Passengers stuck waiting at pedestrian crossings

One point often missed regarding level crossing is that rail passengers also get stuck waiting at them – leaving them stuck on the wrong side of the tracks and missing the train they were trying to catch. An example of this is Yarraville station, as I found a few years ago.

Crowd of passengers abandoning the platform at Yarraville, after an announcement that no trains were running

Yarraville has a pair of platforms flanking the tracks with only a level crossing links the two.

I arrived there around 1:30pm and stood on the outbound platform.

Soon enough the level crossing went down, and the following trains passed through:

  • Werribee bound suburban
  • Geelong bound V/Line
  • citybound suburban

Of course, the entire time I had been waiting intending passengers headed for the city were stuck on my side of the level crossing, so the 1:36pm train for the city that just arrived was completely useless for them.

Alstom Comeng 670M arrives at Yarraville on the up

However that wasn’t the end of the wait – a second Werribee bound train was due through, followed by a second citybound train!

At 1:40pm the gates finally opened – but thanks to the distance between the level crossing and the platform, the passengers had no hope of making it on board.

The level crossing finally opens at Yarraville, letting the passengers past

Instead they just had to wait on the platform for the third citybound train to appear, which was the 1:52pm.

Alstom Comeng 339M with parts of the Metro logo missing

I’m sure the passengers were happy – turn up to catch the 1:36pm train, but end up on the train departing 15 minutes after that. Quite a wait!


My above example was from February 21, 2011 – it was a Monday, and back then the Werribee line received a train every 10 minutes off peak, and shared the tracks with V/Line trains to Geelong.

These frequent off-peak services were dropped in May 2011, with V/Line trains moved to the new Regional Rail Link route via Wyndham Vale and Tarneit in June 2015.

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16 Responses to “Passengers stuck waiting at pedestrian crossings”

  1. Kevin says:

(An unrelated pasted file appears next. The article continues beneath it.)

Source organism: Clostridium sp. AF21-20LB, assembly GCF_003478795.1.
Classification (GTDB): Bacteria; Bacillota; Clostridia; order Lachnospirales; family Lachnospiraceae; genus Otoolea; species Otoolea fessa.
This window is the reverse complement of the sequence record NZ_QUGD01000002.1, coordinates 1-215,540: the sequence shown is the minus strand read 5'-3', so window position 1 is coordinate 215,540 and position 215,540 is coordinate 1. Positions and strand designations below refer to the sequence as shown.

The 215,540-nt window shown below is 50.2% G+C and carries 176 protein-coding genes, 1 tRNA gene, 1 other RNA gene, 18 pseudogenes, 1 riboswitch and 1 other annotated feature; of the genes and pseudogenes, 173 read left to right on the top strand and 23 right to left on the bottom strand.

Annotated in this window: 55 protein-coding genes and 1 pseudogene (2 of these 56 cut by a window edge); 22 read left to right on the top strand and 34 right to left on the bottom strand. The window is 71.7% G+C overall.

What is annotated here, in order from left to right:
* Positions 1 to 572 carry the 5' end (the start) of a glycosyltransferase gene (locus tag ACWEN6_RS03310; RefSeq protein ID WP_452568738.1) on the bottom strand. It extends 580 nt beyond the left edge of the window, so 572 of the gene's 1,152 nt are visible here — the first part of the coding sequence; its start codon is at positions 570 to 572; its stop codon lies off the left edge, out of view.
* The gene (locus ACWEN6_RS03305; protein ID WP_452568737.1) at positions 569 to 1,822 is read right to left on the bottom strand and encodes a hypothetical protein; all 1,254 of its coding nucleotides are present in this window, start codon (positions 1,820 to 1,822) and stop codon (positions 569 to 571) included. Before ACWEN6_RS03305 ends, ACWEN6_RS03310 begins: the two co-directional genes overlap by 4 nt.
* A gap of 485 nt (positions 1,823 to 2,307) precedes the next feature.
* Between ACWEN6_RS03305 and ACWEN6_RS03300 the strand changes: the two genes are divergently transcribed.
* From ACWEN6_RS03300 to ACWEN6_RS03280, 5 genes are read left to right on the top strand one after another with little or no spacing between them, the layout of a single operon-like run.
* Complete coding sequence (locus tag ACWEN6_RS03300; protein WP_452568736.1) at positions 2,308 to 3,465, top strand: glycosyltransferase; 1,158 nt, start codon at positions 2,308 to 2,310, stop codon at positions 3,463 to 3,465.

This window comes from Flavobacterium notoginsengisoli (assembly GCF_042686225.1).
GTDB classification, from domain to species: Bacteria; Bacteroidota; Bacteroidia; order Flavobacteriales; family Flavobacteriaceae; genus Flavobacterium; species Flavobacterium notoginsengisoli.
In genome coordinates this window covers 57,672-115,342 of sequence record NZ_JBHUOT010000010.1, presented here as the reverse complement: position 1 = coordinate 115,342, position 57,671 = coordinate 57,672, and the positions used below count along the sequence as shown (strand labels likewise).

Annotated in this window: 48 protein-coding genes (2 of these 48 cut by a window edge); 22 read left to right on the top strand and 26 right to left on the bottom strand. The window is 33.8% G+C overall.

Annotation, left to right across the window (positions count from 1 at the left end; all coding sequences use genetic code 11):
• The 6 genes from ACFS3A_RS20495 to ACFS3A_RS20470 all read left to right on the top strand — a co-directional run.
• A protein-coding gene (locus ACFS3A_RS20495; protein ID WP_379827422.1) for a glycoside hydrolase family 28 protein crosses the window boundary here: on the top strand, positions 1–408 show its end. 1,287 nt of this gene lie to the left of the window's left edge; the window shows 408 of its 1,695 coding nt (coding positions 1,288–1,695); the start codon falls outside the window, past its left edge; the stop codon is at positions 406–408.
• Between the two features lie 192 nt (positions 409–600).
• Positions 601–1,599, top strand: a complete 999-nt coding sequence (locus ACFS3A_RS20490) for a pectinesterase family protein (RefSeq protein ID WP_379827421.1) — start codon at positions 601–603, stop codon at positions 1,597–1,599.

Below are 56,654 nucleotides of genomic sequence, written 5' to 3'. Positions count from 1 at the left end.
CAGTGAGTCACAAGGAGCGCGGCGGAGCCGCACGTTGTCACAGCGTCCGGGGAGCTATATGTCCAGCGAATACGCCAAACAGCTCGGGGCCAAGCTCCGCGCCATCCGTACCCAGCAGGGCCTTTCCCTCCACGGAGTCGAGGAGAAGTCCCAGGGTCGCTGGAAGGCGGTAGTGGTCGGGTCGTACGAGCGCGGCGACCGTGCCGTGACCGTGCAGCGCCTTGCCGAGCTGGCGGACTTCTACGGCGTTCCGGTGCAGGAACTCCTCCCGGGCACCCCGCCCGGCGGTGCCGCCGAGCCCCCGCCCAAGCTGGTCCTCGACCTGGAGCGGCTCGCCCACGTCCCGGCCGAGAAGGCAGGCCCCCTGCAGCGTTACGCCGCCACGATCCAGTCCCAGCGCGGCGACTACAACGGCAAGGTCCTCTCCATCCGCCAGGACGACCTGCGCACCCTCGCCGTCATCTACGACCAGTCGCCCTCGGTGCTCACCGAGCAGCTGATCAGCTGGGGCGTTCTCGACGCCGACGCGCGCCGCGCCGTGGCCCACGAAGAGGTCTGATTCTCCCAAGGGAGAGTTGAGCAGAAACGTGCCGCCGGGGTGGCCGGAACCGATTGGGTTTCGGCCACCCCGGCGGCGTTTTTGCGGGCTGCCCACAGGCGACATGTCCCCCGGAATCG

One word: Craigieburn.

    • Somebody says:

      Craigieburn as mentioned above is a great example of this, theoretically you could connect from the terminating suburban to the Seymour train following shortly behind it there, but by the time you get to the pedestrian crossing to reach the other platform, it’s already been activated by the other train that you wanted to catch!

      I’m sure the regular users of somewhere like Hoppers Crossinh would cringe when the level crossing goes off for a slow moving, 1.5km long freight train when they’re trying to catch their train leaving in 4 minutes.

  2. Ross says:

    Just last night I witnessed an ambulance wait for almost 4 minutes at Reservoir level crossing for the exact same reason. Level crossing removal will save lives in that kind of situation.

    • myrtonos says:

      The Reservior level crossing is in the middle of Resrviour Juctions, a complex of intersections quite tightly packed together. Reservior is also higher than next station (in the Up direction), so this raises the question of why the railway wasn’t lowered under here long ago. If it had been, the ambulance would have gone straight across.

      • Marcus Wong says:

        Back in 1985 the state government explicitly decided against grade separating the High Street level crossing in Reservoir:

        • myrtonos says:

          Did that level crossing still have interlocked gates and wicket gates at that time? Did they (short sightedly) decide against it because of construction cost?

          • Marcus Wong says:

            From the ‘Weekly Notices’ [EDIT] an internal railway newsletter that lists changes to infrastructure, among other things:

            1963 – Manually controlled boom barriers replace hand gates
            1988 – signal box abolished
            1991 – traffic light coordination provided

        • myrtonos says:

          I’m not sure what weekly notice you mean. It’s basically rediculous that previous governments did not replace that level crossing with a rail underpass.
          Then again, it’s rediculous that previous governments built freeways with public money, each likely costing as much as a tonne of road-rail grade separations, rather than removing more level crossings.

  3. Andrew says:

    Yet a number of pedestrian subways under train lines at stations have been filled in.

  4. Michael Angelico says:

    Daytime services are 15 minutes apart. When I was working at St Martin’s theatre and connecting from the Route 8 tram (as it was then) to the Glen Waverley train at Kooyong I’d often get caught by the 12.14am up service, causing me to miss the 12.16am down and wait for the 12.46. Even worse was the time I missed the last train home and got stranded… The temptation to jump the barriers was high.

    • myrtonos says:

      Speaking of trams; tram passengers can also get stuck waiting at traffic lights on wider streets, but it’s not so much a case of being stuck on one side of the tram tracks, but on the wrong side of one of the carriagieways, there is one to each side of the tracks.

  5. […] trains running every 10 minutes the boom gates spend more time down than up, leaving passengers waiting and waiting, as the train they intend to catch prevents them from accessing the […]

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